Water Heating by Region: Hot Climate Zone Water Heating by Region: Hot Climate Zone
HOT CLIMATE ZONE
An analysis of energy, economics, and emissions in a hot climate zone.
Water heaters are the second largest energy user in the home, and one of the most important for reasons of economics and comfort. The U.S. water heater market is currently undergoing major product changes, due to increased water heater efficiency standards from the U.S. Department of Energy as part of the National Appliance Energy Conservation Act. Because of the new standards, homeowners can no longer simply go with the cheapest system or a similar replacement. Rather, they must now consider a water heater’s long-term value, whether or not it will fit into the available space (new units’ higher efficiency means a larger size), noise and temperature impacts (considerations with heat pump water heaters), and performance characteristics. Fortunately, the new requirements also come with a range of technology solutions.
To aid the decision-making process, a 2015 study by Newport Partners, LLC analyzed the energy, economic, and environmental impact of 14 residential water heating systems across three climate regions, with a special focus on the performance of propane-powered systems versus electric alternatives. This fact sheet presents the analysis findings for the hot climate zone. The results are broken out by moderate- demand and high-demand homes (which use a greater volume of hot water daily).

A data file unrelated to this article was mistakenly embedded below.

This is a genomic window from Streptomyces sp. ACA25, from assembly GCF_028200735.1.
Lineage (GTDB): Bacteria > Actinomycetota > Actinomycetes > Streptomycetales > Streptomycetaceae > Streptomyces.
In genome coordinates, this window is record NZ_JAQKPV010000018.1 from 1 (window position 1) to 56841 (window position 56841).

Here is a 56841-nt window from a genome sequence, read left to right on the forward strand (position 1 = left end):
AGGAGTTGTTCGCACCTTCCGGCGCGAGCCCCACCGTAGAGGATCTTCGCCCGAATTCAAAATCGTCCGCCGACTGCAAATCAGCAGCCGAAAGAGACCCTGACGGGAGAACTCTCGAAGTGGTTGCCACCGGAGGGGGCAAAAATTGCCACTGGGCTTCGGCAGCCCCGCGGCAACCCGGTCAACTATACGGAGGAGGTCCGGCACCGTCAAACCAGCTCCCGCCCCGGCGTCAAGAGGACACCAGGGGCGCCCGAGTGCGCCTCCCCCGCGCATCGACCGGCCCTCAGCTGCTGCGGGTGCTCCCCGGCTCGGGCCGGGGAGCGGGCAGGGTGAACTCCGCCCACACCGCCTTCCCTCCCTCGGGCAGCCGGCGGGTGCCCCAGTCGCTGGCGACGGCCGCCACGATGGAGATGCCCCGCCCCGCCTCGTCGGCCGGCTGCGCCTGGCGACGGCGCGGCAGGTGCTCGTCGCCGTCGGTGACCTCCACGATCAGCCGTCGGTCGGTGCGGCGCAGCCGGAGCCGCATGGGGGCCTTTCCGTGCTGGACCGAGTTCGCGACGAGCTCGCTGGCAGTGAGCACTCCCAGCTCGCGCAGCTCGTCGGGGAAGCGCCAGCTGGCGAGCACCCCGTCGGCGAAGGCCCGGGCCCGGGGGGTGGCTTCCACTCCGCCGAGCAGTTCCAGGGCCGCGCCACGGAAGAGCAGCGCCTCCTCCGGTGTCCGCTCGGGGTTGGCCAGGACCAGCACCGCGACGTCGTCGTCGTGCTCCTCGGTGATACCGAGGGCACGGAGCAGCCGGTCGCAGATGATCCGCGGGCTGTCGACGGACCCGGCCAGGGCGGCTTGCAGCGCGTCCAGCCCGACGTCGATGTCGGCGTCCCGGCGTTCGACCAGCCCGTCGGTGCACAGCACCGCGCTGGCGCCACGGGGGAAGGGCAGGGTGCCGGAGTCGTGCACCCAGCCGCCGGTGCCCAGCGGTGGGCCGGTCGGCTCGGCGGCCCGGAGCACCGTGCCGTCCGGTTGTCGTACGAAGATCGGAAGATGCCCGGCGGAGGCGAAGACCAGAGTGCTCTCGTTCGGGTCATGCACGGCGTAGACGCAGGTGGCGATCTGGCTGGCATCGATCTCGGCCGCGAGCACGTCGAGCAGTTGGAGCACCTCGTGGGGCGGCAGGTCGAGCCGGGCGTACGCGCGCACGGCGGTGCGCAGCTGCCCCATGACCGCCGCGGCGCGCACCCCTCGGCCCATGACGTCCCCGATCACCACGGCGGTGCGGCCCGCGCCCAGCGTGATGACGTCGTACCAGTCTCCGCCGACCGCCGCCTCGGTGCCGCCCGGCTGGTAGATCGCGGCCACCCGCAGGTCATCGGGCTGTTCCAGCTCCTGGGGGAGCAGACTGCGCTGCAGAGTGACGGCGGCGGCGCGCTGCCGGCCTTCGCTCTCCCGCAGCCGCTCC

ENERGY EFFICIENCY THAT ADDS UP
In moderate-demand homes, the 50-gallon heat pump water heater and the propane-powered tankless system offer the lowest annual energy costs, with the heat pump about $25 less. Both systems save at least $100/ year compared with the standard efficiency 50-gallon electric storage unit.
However, in high-demand homes,the higher capacity propane-powered tankless unit has the lowest annual energy costs. Both of the “twinned” systems carry much higher energy costs, due to higher standby losses.
THE BEST LONG-TERM VALUE
Annual Cost of Ownership (ACO) is the combination of the cost of the original equipment, installation, and annual energy costs.
For new construction, moderate-demand homes, the propane-powered condensing tankless system has the lowest ACO; four percent lower than the heat pump water heater and 17 percent lower than the 50-gallon electric water heater.
High-demand homes see even better results. The propane-powered tankless unit again has the lowest ACO — 23 percent lower than the heat pump water heater.
For water heater replacements, the heat pump water heater ACO is slightly lower ($15) than the propane-powered tankless unit. Both systems have an ACO at least 10 percent lower than the system that’s typically less expensive to install, yet more expensive to operate: the standard 50-gallon electric tank.
LOWERING YOUR CARBON FOOTPRINT
More and more, homeowners are concerned with lowering their carbon footprint. The CO2 emissions analysis for the hot climate zone indicates that in moderate-demand homes, the electric storage tank water heater has nearly double the emissions of the propane-powered tankless system.
NO MORE BUSINESS AS USUAL
Updated standards for water heaters are forcing contractors, builders, and homeowners to ask different questions when it comes to new construction and system replacements. Propane- powered water heating systems offer many advantages making them strong competition for the “business as usual” choices. And as traditional tank-based systems grow larger to meet new standards, homeowners will appreciate the space they save with propane-powered tankless systems. In hot climate zones, propane offers economic, energy, performance, and installation benefits that homeowners want.